Huge dust plumes that migrate westward across the Atlantic Ocean, like the historic cloud that swept across from the Sahara desert earlier this summer, can raise air pollution and pose health risks. However, dust from Africa is also an important source of nutrients—especially phosphorus—for soils across the ocean, including in the Amazon Basin.
As deforestation of the Amazon continues and wildfires become more likely with climate change, there is concern that forest soils already depleted in phosphorus may become less fertile, thus reducing the Amazon’s ability to function as a carbon sink for the planet. So the degree to which African dust replenishes soil nutrients continues to be an important area of research.
In a new study, Prospero et al. quantify the amount of dust arriving with trade winds to South America from Africa on the basis of measurements of mineral dust and particles smaller than 10 micrometers in diameter (PM10) in air samples collected at a coastal site in Cayenne, French Guiana, from 2002 to 2017. The researchers’ results suggest that significant amounts of nutrients are deposited with the dust, but they also show that previous studies based on more limited measurements may have greatly overestimated the impact of these nutrients.
Their data closely tracked results from NASA’s Modern-Era Retrospective Analysis for Research and Applications, Version 2 (MERRA-2) model, which provides a global reanalysis of atmospheric aerosols using remotely sensed aerosol data. On the basis of the excellent agreement between MERRA-2 and the long-term observations at Cayenne, the team extended the model to estimate how much dust is deposited to various regions in South America and specifically to the Amazon. They found that the Amazon Basin receives 8–10 million metric tons of dust per year. This estimate, although large, is lower than previous estimates by a factor of 2 or more. The team also found that dust deposition rates are highest in the northern and eastern regions of the Amazon and lowest over southwestern regions where burning is most intense and where soils are most depleted.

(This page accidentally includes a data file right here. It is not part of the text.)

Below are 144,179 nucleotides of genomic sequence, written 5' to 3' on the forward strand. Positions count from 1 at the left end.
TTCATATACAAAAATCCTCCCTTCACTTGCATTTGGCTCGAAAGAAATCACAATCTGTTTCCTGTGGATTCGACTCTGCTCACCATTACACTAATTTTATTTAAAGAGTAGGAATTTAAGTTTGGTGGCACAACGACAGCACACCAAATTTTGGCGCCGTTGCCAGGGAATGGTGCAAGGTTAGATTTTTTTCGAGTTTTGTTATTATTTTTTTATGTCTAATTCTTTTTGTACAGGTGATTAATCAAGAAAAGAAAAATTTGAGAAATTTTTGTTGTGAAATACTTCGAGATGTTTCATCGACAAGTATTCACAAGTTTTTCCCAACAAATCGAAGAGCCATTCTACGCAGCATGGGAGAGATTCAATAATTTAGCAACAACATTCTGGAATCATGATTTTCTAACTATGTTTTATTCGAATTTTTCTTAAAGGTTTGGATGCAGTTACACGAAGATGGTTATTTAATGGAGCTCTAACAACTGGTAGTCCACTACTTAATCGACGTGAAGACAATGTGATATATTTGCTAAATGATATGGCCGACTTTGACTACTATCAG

The authors conclude that their findings raise questions about the significance of African dust in Amazon ecosystems. They point out, however, that although the MERRA-2 model performed well on the basis of their measurements, uncertainties remain in it and all models. To help resolve these uncertainties, the researchers call for more decadal-scale observations of aerosols and precipitation in South America. (Global Biogeochemical Cycles, https://doi.org/10.1029/2020GB006536, 2020)
—David Shultz, Science Writer